After new training, this time on how coaching can improve my leadership skills, I understood how important it was to involve team members in the solution-finding process and in reaching a final decision. It’s only in this case that they can learn, grow, feel engaged and accountable.
Of course, it was a big change for my team when instead of giving solutions I began asking them open questions. Nevertheless, progress became visible quite rapidly.
The biggest benefit for the team was the fact that they would develop new competencies all by themselves achieving autonomy and ownership in a short period of time.
Coaching brings out the best in people, saves time and drives long term results by creating a learning organization.
It was after implementing a coaching leadership style that I could easily identify my successors or the true talents that could become team leaders or get new roles in the company in a short period of time.
5 barriers to leadership through coaching
Leadership through coaching is not as easy as it sounds. I identified the following 5 barriers:
- When the relationship between manager and employee lacks trust;
- The personal style of the manager;
- When the employee doesn’t help the coaching process;
- The manager’s “ego”;
- Manager’s constant need for control.
In order to have a functional coaching relationship at work the manager should be a good active listener, should constantly give feedback, and ask open questions.
A manager with good coaching skills will always respect the differences between people and be confident in what he is doing by showing his confidence in coaching.
Another important factor of successful leadership through coaching is giving up full control and refraining from giving solutions even if they come to your mind every time an employee is telling you about an issue. In light of the above, some leaders also need coaching .
What is the recipe for coaching-facilitated leadership?
Set goals, promote discovery, perform active listening and encourage the employee to get to a minimum one solution and a plan to achieve that particular goal by asking open powerful questions.
Don’t forget to let people grow based on their own potential and don’t make them a copy of you.
If you are curious about your leadership style you can take this 5-minute quiz.
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What you need to know about the 70 percent rule
According to investopedia.com, the rule of 70 is a way to estimate the number of years it takes for a certain variable to double. “To estimate the number of years for a variable to double, take the number 70 and divide it by the growth rate of the variable. This rule is commonly used with an annual compound interest rate to quickly determine how long it takes to double your money,” writes the website.
Also, the rule is very popular in the real estate world, where the 70% of ARV (after repair value) “rule” is a formula commonly referred to by real estate investors, and used as a barometer when purchasing distressed real estate for a profit. The formula will calculate the maximum you can pay for a given property once you input two key factors, namely the ARV and estimated repair costs.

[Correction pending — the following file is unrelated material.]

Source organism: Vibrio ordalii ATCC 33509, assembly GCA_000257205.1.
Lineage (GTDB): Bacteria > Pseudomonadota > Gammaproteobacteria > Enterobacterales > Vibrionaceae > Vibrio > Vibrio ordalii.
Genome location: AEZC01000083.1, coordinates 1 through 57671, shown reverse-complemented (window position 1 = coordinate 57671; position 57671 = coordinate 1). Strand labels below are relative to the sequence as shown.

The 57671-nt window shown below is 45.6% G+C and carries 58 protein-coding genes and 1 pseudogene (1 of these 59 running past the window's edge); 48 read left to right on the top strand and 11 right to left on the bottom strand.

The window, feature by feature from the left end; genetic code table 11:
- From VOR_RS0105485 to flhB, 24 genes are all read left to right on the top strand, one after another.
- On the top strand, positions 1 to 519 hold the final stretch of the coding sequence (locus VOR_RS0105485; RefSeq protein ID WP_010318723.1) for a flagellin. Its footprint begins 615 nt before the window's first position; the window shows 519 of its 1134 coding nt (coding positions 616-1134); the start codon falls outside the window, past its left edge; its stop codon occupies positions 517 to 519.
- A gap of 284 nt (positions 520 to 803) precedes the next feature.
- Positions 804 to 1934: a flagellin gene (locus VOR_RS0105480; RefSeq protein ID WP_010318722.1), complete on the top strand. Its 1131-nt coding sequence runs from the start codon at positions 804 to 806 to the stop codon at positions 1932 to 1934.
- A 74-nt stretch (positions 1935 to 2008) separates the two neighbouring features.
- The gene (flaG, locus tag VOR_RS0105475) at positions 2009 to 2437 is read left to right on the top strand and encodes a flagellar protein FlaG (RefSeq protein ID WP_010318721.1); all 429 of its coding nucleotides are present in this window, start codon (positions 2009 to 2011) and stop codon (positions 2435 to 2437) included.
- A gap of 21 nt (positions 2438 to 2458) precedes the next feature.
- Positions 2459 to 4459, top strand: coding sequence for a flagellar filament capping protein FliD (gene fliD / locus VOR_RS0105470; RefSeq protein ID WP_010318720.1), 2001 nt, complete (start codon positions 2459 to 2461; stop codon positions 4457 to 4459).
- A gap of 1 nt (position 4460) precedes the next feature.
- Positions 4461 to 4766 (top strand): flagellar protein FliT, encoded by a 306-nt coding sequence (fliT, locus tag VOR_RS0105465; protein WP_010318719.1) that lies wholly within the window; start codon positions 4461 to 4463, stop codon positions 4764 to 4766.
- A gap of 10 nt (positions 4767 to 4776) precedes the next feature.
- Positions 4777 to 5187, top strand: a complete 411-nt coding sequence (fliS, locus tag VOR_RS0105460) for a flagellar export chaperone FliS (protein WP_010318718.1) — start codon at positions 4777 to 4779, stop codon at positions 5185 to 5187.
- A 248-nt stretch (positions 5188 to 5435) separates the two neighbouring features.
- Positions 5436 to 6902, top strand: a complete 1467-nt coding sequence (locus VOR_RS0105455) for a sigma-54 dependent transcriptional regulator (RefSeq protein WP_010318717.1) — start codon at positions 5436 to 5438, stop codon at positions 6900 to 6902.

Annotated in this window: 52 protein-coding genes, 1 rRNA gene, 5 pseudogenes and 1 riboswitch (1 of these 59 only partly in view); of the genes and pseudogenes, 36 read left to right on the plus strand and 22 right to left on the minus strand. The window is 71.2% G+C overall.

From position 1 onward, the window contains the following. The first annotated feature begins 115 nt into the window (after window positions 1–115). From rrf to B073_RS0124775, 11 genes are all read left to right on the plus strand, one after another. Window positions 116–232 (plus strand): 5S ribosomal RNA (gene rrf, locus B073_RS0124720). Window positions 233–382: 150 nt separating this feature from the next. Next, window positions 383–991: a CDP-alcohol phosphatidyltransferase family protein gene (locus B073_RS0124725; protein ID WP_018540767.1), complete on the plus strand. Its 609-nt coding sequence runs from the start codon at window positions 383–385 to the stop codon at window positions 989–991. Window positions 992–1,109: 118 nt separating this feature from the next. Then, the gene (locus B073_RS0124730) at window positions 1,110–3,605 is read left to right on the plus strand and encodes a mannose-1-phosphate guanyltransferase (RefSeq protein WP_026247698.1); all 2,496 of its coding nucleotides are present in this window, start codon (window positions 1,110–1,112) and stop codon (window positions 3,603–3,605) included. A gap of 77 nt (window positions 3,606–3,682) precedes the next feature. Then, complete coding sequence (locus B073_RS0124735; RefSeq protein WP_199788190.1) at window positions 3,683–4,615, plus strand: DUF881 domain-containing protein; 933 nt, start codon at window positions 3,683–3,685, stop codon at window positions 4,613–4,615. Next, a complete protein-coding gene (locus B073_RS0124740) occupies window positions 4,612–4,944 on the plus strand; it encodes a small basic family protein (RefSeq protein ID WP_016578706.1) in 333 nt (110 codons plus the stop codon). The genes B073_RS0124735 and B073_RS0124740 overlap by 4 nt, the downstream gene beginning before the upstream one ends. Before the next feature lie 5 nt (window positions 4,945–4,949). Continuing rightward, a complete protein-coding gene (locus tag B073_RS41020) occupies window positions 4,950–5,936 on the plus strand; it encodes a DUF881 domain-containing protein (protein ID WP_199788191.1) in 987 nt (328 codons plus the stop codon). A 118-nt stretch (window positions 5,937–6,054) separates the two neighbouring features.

But, “it is critical to realize the 70% “rule” is not a one size fits all model that can be applied universally to all situations, markets or exit strategies. As a result investors who try to uniformly apply this 70% rule will consequently get less offers accepted. If you treat it with such regard, you will miss out on deals because your offers will be less competitive. Being in tune with your market is key and allows you to make more competitive, fair offers that have a higher chance of being accepted,” says biggerpockets.com.
At the same time, though differently, the rule is also used by CEOs while delegating their power. When instead of money we are talking about performance,productivity, engagement and life-work balance.
According to inc.com, this 70 percent performance standard allows the CEO to aggressively move tasks to team members and have them perform the tasks at an acceptable level. “One important point is that if you delegate a task fully, you shouldn’t try to coach up the receiver to get back that 30 percent difference. When it comes to effective delegation, not only does communication need to be clear, concise, and consistent, but also you need to make sure each team member has access to the same information. Trust is one of the most important factors when it comes to delegation, and it goes both ways. You need to trust that your team members will complete the work they are responsible for, and your team members need to trust that you are giving them all the information they need to do the work. You will be available to back them up when necessary, writes Jim Schleckser for inc.com.
As techtarget.com points out, , according to the 70 percent rule, employees are most productive not when they are working as hard as they can from day to day but when they work, most of the time, at a less intense pace. “In this way, when demands are increased temporarily, they have some capacity to respond, whereas the employee working full-out is incapable of producing any more. (…) Best practices for incorporating the 70 percent rule include taking vacations and mini-breaks, leaving some of the day unscheduled and learning to refuse unreasonable work demands,” concludes TechTarget.